Commentary & Analysis
Lessons from a Wide-Format Veteran
Having navigated the wide-format digital printing world for more than 20 years, Lynn Krinsky, president of Stella Color (Seattle, WA), knows a thing or two about growing and prospering in this innovative and competitive area.
By Dan Marx
Published: February 13, 2013
Having navigated the wide-format digital printing world for more than 20 years, Lynn Krinsky, president of Stella Color (Seattle, WA), knows a thing or two about growing and prospering in this innovative and competitive area. I recently had the chance to talk with her, and have her share some of her knowledge. (You can learn more about Stella Color at www.stellacolor.com.)
Dan Marx: Do you think wide-format digital printing systems have “fully arrived?”
Lynn Krinsky: It’s arrived as far as it has today and of course we know, six months from now, a year from now, it will be a little farther along. In the last few years, the changes haven’t been as dramatic. Resolution has been better; speeds have gotten faster. There has been a little bit more selection in substrates to print from; I think it’s refining itself. I don’t know what’s missing—I would say it’s something the equipment can’t give us, and that’s to take whatever equipment you have, whatever your business model, and utilize a workflow that works best. You can have the finest equipment in the world, but if you don’t know how to write up a job, manage it and engineer it from the beginning, the equipment choices you make don’t really make a difference.
DM: Tell me about a time when your company moved into a new technology area?
LK: When we went into flatbed printing, I knew that a router would be needed soon. We were printing on all these boards, we were upping our volume, and we could no longer cut things by hand. Getting the router was just a completely different mindset. Not only from prepress—you had to set up files so the router could recognize them and cut them—but I just couldn’t believe how fast the router filled up and I couldn’t believe we didn’t have one before. The flatbed forced the router into the shop and now it's just invaluable. If you don’t have the market to sell something, however, it is ridiculous to just look at getting something before it makes sense to do so in your shop.
DM: How important is equipment speed to your business?
LK: Speed is important, but I also think budget is important. Some companies are small, some are larger. Now with the quality of all the equipment, if you’re looking to purchase, since everything looks good, you can also line up some moderate speed with something that’s affordable, or if you can afford it, get something that’s very fast. I know people who have purchased two of the same machine. Having redundant equipment, they can print two different jobs at the same time without waiting for one job to finish.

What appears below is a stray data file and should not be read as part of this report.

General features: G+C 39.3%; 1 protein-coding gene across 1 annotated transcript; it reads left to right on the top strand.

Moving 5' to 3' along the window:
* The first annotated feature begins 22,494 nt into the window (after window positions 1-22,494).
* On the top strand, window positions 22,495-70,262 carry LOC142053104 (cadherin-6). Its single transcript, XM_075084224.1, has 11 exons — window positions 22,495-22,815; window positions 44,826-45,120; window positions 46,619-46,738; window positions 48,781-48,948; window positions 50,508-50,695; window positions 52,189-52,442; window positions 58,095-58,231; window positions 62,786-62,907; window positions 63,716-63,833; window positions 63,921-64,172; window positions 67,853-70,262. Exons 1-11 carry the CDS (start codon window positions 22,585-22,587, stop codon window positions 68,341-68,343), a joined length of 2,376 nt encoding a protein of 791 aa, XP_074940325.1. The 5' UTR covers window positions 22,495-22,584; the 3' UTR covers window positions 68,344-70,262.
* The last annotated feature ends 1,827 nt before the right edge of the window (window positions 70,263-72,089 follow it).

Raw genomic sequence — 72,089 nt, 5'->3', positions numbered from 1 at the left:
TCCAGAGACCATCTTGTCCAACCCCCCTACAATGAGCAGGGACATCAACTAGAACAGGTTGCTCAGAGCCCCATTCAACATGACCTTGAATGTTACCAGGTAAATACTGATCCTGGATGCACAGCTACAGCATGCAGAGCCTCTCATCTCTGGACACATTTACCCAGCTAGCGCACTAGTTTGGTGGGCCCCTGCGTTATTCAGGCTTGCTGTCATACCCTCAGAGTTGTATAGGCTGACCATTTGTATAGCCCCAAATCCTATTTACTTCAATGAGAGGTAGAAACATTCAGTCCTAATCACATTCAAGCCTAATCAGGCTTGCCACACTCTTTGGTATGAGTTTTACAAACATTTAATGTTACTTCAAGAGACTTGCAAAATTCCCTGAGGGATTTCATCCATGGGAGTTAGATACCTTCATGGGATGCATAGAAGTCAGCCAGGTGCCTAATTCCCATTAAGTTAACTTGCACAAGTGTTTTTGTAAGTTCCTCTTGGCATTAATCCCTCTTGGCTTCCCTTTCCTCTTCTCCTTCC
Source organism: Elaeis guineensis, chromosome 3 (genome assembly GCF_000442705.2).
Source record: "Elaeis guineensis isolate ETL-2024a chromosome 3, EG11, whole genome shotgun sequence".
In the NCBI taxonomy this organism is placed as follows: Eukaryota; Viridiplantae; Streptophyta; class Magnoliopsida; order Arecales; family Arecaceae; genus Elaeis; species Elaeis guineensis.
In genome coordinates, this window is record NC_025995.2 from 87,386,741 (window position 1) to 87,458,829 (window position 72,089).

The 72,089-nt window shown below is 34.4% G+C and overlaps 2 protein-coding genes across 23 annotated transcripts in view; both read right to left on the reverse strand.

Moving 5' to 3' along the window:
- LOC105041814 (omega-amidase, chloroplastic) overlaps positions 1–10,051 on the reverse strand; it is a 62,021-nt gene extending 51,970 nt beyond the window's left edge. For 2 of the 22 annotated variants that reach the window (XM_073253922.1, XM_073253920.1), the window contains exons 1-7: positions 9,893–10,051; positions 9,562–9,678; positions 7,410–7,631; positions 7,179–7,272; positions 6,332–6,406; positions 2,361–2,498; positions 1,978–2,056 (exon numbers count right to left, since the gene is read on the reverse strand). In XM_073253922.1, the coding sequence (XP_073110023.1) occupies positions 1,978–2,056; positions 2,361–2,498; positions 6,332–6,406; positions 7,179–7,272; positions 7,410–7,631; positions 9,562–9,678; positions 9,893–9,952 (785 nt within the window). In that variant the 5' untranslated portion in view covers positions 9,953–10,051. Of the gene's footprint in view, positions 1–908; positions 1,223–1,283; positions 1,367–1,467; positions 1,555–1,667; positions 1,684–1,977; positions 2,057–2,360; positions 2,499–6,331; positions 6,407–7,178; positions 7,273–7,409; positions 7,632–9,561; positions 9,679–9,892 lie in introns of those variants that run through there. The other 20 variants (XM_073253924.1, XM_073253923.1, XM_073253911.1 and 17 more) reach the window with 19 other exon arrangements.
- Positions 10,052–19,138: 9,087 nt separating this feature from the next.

DM: With so many materials options, how do you manage them all?
LK: I approach this carefully, because it is such a broad range. I think we have probably more than 200 materials in our system, maybe more. In the program we use to estimate and track jobs through the shop, I’ve started to put “special order” next to certain materials that we don’t use very often. I want my estimators to know that the material might not be in stock—we’re too small to carry tons of stuff on the floor that is a special order. We like to think of ourselves as a shop that will experiment and be creative with a customer, but we’ve ended up with rolls of unused materials, and it’s hard to keep that in check. But we’re starting processes that will help us keep special order materials in stock.
DM: Is wide-format digital getting easier?
LK: I think a lot of it has to come from management. If you want something to look good, you have to take the steps necessary. For instance, investing in some color software or investing in a team member who knows color. I know that we have very picky customers and it just won’t fly if the color is off; we have to be consistent. When they send in a job again, the color has to be the same. So it’s important to take every step to make sure that happens. There are some shops that don’t care about quality and they just hit that big green button and they may get a lousy print, but they’re selling it for nothing, as well. I think that price vs. quality is something that any business needs to look at.
DM: What is the most surprising change in this industry segment?
LK: The thing that has most surprised me over the years is how some people will just get in the dirt with the pricing. So we’ve had to change the way we’ll go after clients. It’s always been a relationship, but now you have to lower your margins and work on the relationship. We never like to be the lowest price. We strive to be in the middle. So even if you’re in the middle, you’re higher than the lower, so you have to sell yourself as quality. That’s made it harder just to do business. I think it has nothing to do with the equipment or your skills, but just how to survive in the industry.
DM: What advice would you give to someone starting out in wide format or looking to buy their next piece of equipment, regarding a successful business approach?
LK: Whether people are starting new wide-format companies or adding to what they already have—I think that really plays into the kind of choices they should make. Do a business plan around the wide-format side, if that’s what you’re getting into. I don’t think there’s a simple answer here—it has to fit the comfort level of fitting wide-format into the business and the sophistication of the people who are going to run it.